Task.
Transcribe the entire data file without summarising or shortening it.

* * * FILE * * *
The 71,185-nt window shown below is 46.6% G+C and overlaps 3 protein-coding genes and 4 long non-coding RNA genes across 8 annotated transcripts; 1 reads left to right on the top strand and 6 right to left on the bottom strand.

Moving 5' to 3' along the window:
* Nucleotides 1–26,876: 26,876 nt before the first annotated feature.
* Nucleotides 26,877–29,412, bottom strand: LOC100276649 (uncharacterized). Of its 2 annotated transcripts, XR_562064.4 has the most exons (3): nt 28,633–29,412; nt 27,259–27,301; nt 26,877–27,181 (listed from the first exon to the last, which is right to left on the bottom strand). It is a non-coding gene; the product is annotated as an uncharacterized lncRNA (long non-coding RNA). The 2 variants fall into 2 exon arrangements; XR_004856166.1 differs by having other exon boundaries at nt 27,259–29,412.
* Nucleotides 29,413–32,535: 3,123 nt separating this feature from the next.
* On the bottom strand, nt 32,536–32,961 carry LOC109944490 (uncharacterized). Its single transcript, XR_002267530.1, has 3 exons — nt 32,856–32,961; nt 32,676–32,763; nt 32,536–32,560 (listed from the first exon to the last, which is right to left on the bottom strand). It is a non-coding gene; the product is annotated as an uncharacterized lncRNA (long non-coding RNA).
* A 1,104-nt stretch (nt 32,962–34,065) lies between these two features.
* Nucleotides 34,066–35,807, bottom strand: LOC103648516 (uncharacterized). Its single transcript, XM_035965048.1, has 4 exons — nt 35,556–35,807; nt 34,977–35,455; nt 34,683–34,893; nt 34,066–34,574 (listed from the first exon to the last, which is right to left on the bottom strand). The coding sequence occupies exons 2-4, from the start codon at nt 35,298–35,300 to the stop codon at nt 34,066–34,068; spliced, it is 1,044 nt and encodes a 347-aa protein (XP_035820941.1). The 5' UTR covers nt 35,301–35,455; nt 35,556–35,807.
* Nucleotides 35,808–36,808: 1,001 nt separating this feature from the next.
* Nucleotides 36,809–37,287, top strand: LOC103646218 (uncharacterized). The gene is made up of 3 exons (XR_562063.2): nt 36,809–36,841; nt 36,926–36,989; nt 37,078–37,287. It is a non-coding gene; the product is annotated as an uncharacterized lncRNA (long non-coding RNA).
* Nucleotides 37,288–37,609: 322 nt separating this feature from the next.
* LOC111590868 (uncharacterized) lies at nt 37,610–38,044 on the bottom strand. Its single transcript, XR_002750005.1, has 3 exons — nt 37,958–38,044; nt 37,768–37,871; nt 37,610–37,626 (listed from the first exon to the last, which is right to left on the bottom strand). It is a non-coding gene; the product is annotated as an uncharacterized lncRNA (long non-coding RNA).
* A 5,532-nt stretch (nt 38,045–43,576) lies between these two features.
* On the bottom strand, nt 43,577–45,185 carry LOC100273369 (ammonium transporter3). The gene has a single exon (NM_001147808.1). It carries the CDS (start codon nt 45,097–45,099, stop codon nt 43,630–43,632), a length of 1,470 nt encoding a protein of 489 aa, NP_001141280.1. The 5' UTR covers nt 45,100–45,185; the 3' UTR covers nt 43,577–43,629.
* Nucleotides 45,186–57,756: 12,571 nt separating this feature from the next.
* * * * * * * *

The 71,185-nt window shown below is 46.6% G+C and overlaps 3 protein-coding genes and 4 long non-coding RNA genes across 8 annotated transcripts; 1 reads left to right on the top strand and 6 right to left on the bottom strand.

Moving 5' to 3' along the window:
* Nucleotides 1–26,876: 26,876 nt before the first annotated feature.
* Nucleotides 26,877–29,412, bottom strand: LOC100276649 (uncharacterized). Of its 2 annotated transcripts, XR_562064.4 has the most exons (3): nt 28,633–29,412; nt 27,259–27,301; nt 26,877–27,181 (listed from the first exon to the last, which is right to left on the bottom strand). It is a non-coding gene; the product is annotated as an uncharacterized lncRNA (long non-coding RNA). The 2 variants fall into 2 exon arrangements; XR_004856166.1 differs by having other exon boundaries at nt 27,259–29,412.
* Nucleotides 29,413–32,535: 3,123 nt separating this feature from the next.
* On the bottom strand, nt 32,536–32,961 carry LOC109944490 (uncharacterized). Its single transcript, XR_002267530.1, has 3 exons — nt 32,856–32,961; nt 32,676–32,763; nt 32,536–32,560 (listed from the first exon to the last, which is right to left on the bottom strand). It is a non-coding gene; the product is annotated as an uncharacterized lncRNA (long non-coding RNA).
* A 1,104-nt stretch (nt 32,962–34,065) lies between these two features.
* Nucleotides 34,066–35,807, bottom strand: LOC103648516 (uncharacterized). Its single transcript, XM_035965048.1, has 4 exons — nt 35,556–35,807; nt 34,977–35,455; nt 34,683–34,893; nt 34,066–34,574 (listed from the first exon to the last, which is right to left on the bottom strand). The coding sequence occupies exons 2-4, from the start codon at nt 35,298–35,300 to the stop codon at nt 34,066–34,068; spliced, it is 1,044 nt and encodes a 347-aa protein (XP_035820941.1). The 5' UTR covers nt 35,301–35,455; nt 35,556–35,807.
* Nucleotides 35,808–36,808: 1,001 nt separating this feature from the next.
* Nucleotides 36,809–37,287, top strand: LOC103646218 (uncharacterized). The gene is made up of 3 exons (XR_562063.2): nt 36,809–36,841; nt 36,926–36,989; nt 37,078–37,287. It is a non-coding gene; the product is annotated as an uncharacterized lncRNA (long non-coding RNA).
* Nucleotides 37,288–37,609: 322 nt separating this feature from the next.
* LOC111590868 (uncharacterized) lies at nt 37,610–38,044 on the bottom strand. Its single transcript, XR_002750005.1, has 3 exons — nt 37,958–38,044; nt 37,768–37,871; nt 37,610–37,626 (listed from the first exon to the last, which is right to left on the bottom strand). It is a non-coding gene; the product is annotated as an uncharacterized lncRNA (long non-coding RNA).
* A 5,532-nt stretch (nt 38,045–43,576) lies between these two features.
* On the bottom strand, nt 43,577–45,185 carry LOC100273369 (ammonium transporter3). The gene has a single exon (NM_001147808.1). It carries the CDS (start codon nt 45,097–45,099, stop codon nt 43,630–43,632), a length of 1,470 nt encoding a protein of 489 aa, NP_001141280.1. The 5' UTR covers nt 45,100–45,185; the 3' UTR covers nt 43,577–43,629.
* Nucleotides 45,186–57,756: 12,571 nt separating this feature from the next.